On Saturday afternoon, hours before Kendrick Lamar’s sold-out second date at Paris’ Accor Arena, the darkened venue was buzzing with exponentially more activity than one usually sees even before a big show. Along with the usual tour personnel were dozens of camera operators and other technicians hunched over laptops, sound boards, lighting panels and a galaxy of other NASA-level technical equipment. Giant anvil cases of gear rolled past; people spoke calmly but purposefully into headsets and phones as they bustled around.
A sea of cables led outside to two giant trucks parked outside the arena, one for video production and another for audio, each containing state-of-the-art production studios to deliver the livestream.Some 19 cameras are placed in multiple positions in the venue, from one located in a step on the walkway extending from the stage to a sports-like “spidercam” that can follow the action from above it.
At the center of the floor, on a raised platform with multiple tables, computer screens and other gear, sat Lamar and longtime manager Dave Free, planning shots for the evening’s massive, 19-camera global Amazon Music livestream, which was aired over Prime Video and Twitch, and was immediately available for replay after the show ended.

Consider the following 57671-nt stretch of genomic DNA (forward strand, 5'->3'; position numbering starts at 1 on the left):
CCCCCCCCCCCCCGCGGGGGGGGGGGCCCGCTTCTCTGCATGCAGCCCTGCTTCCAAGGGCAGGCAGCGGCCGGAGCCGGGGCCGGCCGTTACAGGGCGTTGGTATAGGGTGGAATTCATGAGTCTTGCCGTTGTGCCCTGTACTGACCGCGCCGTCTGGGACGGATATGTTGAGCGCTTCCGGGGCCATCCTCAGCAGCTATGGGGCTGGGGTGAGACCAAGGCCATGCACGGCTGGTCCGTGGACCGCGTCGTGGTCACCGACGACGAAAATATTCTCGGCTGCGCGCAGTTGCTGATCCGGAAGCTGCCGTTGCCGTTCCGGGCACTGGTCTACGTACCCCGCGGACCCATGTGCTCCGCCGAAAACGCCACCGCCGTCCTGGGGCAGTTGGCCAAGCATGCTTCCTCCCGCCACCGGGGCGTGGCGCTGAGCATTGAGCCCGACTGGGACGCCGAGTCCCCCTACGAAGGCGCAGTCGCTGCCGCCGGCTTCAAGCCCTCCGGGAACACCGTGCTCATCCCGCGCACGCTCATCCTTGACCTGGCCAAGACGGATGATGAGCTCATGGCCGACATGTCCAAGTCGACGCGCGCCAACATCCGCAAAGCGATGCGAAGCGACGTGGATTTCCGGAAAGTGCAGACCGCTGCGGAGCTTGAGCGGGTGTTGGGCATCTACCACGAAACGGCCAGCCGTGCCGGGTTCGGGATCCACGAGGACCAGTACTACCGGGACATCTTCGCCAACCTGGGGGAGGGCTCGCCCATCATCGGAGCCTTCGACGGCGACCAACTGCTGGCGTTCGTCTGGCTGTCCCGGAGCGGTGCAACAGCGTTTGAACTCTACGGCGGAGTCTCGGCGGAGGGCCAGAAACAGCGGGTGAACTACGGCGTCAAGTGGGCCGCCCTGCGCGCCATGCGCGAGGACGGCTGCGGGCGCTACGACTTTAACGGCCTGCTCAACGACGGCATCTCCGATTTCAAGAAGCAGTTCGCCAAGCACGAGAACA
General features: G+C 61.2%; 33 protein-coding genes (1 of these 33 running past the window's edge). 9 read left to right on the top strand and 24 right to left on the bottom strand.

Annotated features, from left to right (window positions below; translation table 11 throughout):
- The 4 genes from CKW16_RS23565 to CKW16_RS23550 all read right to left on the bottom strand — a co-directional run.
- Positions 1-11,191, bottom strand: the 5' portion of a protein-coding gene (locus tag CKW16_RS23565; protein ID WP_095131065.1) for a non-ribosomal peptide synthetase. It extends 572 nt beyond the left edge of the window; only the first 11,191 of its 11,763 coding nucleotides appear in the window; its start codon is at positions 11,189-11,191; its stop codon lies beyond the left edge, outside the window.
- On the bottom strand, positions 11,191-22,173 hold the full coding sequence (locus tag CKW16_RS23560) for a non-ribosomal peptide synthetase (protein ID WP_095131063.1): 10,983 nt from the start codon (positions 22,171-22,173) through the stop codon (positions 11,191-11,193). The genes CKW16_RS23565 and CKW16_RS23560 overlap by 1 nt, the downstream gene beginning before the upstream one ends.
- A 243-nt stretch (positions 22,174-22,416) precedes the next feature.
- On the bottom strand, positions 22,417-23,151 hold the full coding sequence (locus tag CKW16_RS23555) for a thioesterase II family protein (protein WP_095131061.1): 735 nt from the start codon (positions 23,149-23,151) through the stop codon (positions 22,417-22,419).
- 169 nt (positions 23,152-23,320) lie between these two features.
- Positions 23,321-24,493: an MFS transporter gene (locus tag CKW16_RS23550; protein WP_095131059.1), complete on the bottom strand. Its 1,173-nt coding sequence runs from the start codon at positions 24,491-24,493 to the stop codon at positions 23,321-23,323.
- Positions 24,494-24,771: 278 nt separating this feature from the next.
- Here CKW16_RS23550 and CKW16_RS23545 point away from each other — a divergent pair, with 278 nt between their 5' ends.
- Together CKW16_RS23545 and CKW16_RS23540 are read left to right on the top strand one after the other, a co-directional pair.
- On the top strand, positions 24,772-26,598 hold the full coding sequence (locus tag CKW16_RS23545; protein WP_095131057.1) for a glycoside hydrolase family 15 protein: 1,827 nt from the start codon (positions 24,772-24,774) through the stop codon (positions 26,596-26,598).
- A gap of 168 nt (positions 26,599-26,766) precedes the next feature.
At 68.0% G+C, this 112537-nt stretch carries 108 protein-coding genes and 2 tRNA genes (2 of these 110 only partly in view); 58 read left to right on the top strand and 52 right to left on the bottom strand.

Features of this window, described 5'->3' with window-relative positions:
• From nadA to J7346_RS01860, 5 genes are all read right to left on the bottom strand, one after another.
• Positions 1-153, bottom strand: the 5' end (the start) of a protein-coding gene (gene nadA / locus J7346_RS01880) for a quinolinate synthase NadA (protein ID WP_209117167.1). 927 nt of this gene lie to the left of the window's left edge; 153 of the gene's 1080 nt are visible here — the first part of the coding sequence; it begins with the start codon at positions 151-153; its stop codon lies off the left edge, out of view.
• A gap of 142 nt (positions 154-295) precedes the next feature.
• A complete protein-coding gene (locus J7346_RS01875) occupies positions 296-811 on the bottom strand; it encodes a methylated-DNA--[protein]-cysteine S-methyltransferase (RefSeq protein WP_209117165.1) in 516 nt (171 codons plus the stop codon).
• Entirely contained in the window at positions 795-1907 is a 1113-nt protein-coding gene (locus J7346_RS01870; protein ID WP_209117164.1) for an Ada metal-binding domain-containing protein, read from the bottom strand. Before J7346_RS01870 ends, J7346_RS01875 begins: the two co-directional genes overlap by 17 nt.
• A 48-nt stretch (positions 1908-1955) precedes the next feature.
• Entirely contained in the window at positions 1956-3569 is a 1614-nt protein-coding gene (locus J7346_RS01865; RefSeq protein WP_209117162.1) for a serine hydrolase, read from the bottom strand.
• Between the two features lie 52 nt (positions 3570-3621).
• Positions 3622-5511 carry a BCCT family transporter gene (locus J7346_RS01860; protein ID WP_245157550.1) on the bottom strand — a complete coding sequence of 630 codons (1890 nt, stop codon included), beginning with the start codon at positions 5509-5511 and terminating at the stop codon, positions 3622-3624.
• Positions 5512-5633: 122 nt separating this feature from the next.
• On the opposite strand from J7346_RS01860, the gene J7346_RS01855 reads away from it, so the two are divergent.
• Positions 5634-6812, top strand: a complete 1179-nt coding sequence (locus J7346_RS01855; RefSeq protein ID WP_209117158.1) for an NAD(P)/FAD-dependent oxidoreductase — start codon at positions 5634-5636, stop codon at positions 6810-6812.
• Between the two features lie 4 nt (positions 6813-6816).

This was the 50 th date of a world tour that began nearly four months earlier, back in June, and has played three or four nights in a row with a day or two off ever since. Lamar played a full, physically and vocally demanding two-hour concert the night before and would do it again that night — but instead of resting, he was spending the afternoon going over details of the livestream.
As anyone who has listened to his music or seen the show can attest, the man is nothing if not detail-oriented, and it also speaks to the level of involvement he and most artists have with their Amazon Music livestreams.
The company has broadcast many of them over the years, particularly since the pandemic began. And while that’s true of many companies, not many others can commit the resources that Amazon does, or have that level of artist involvement. Previous livestreams with Tyler, the Creator, Maluma (from Colombia), J. Cole, and last fall’s stadium concert in Los Angeles starring Kanye West and Drake have set a high standard.